Home » Posts tagged 'productivity'
Tag Archives: productivity
It’s my most often used description of myself by myself – I’m total blue sky. As it currently stands, I’m beginning to hate myself for it. I am experiencing almost nothing kinetic in my desire to create, or build, or usher in change on any level outside of those relegated to hygiene. I am not going to sit here and spout of a parade of pity that defines me as depressed or mentally unstable, however the latter might still somewhat apply.
While I may not be the proper medical definition one might assume when they hear the phrase “mentally unstable”, I do feel like some kind of imbalance is existing and has existed for quite a while between my ears. It may not be chemical, or even all that physical. It could be some sort of bizarre emotional or even physiological malfunction that has decided to plague me. Yes, I say physiological only because I feel as though I am actually having trouble living. Again, I do not mean to diagnose myself with some sort of physical or mental malady of perfect scientific description, but when looking out into the rest of the world feels like a chore, there is probably something going wrong that I need to be more aware of.
Specifically, I must narrow down what exactly I mean when I say that it feels like a chore. Being blue sky, black box, or otherwise (some might try and use the term ‘knowledge worker’, but I feel as though I am probably under-qualified to have such a nameplate attached to me) leaves me with what is really a desire to see differences in the world, in as many different ways as possible. I might wish to see a building painted a different way, or a school campus laid out to be more functional, or I might want to see politics as we know them jettisoned into the sun and started fresh from scratch, because while I do not have any sort of hardcore political views I find myself disgusted by the very discussion of them. Granted, there is a big difference between a coat of paint and a political revolution, except for that simple idea of change.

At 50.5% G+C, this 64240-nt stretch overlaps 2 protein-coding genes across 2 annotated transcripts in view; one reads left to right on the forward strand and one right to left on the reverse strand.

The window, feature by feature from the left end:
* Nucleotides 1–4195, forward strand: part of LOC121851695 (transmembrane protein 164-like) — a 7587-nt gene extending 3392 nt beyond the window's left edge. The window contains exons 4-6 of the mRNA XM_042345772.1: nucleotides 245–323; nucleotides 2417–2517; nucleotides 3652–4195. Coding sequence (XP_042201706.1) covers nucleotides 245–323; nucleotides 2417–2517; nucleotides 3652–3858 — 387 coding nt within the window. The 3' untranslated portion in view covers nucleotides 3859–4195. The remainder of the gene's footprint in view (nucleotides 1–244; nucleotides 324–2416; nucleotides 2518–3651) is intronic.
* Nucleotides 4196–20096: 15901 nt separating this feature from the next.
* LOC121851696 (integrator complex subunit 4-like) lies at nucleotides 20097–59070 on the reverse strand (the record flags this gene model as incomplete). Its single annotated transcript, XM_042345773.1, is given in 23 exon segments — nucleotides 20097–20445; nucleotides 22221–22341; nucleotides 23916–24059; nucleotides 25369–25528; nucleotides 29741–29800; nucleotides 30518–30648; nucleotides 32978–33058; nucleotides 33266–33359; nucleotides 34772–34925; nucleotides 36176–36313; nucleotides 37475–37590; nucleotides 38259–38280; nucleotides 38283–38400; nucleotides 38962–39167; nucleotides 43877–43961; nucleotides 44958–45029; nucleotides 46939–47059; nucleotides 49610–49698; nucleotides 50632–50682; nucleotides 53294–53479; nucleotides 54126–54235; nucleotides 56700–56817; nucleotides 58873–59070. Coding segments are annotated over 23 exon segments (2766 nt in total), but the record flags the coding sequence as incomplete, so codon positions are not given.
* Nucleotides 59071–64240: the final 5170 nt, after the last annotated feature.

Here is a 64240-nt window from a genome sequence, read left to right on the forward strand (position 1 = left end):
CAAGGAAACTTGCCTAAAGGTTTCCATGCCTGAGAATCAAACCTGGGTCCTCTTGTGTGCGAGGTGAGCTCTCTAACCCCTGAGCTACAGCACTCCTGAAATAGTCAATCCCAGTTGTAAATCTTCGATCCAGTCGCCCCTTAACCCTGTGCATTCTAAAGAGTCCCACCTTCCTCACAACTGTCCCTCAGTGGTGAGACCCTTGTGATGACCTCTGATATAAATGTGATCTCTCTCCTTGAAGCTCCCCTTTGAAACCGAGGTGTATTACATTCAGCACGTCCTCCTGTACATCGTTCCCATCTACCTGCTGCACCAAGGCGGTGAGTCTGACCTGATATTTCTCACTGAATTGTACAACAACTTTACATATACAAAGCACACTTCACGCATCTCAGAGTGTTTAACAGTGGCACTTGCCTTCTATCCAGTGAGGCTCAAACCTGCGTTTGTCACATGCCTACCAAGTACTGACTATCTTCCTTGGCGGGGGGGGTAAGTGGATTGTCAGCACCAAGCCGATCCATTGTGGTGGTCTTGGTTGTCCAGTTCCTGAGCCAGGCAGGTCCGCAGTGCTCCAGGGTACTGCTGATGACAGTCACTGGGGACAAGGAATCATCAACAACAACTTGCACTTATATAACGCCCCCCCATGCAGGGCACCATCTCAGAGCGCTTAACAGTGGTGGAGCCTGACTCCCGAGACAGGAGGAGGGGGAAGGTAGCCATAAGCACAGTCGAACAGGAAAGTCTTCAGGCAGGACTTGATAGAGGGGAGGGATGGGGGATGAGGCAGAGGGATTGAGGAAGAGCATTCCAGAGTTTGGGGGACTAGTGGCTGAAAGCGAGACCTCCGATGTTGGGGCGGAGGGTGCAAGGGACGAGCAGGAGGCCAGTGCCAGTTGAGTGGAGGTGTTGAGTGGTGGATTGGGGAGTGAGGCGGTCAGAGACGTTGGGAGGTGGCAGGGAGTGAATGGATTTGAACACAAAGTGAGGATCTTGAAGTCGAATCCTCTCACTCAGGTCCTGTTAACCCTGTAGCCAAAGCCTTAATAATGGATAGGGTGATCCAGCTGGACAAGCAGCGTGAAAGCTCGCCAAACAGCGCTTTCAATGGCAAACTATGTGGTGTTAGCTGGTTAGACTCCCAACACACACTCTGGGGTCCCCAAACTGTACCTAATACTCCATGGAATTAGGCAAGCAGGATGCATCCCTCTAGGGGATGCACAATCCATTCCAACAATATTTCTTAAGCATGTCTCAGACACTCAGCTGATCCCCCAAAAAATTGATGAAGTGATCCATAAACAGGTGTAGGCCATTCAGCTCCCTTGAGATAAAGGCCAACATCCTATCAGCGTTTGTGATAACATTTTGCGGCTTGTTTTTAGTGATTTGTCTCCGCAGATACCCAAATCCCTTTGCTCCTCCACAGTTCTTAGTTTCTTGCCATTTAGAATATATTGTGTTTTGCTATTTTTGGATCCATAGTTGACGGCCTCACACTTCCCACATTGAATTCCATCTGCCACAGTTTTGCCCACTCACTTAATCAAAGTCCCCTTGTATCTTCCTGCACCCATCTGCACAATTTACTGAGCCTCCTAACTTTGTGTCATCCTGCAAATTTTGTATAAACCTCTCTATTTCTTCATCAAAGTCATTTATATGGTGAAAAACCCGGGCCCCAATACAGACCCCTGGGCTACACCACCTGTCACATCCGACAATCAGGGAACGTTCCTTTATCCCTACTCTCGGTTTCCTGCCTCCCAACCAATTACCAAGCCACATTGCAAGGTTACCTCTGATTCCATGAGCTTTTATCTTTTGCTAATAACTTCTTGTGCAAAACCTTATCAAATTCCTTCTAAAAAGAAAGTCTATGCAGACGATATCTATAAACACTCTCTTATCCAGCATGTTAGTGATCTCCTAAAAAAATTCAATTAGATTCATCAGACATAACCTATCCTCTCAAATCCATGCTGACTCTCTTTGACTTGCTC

I am not trying to pedestal myself and megaphone that I’m the only one who has ever thought to do things differently or to make a call to action for change, and I am most definitely not one to go on crusades to have all of society wadded into a ball and tossed out with the trash, regardless of whatever it is that may be wrong with it. I must learn to live with the idea that whether I like it or not some set of circumstances has put me where I am, has put you where you are, and has put everyone where they happen to be at any given moment of their lives. I don’t have a special place I can go to or a machine I can turn on to give me any second chances. All I have is my mind, constantly analyzing as much as it possibly can, and sadly doing little else. There is a notion amongst the creative community that one of the biggest problems with having a vast imagination is that it is incredibly easy to visualize all the ways in which potential projects can go horribly wrong, and not even begin them as a result. Even if the chances of failure are relatively small, or rely on various situations to take place which might never take place, the creative mind will excuse itself from continuing down the path in front of them and return to the hilltop, flat on its back and gazing above to that forever-stretching blue sky.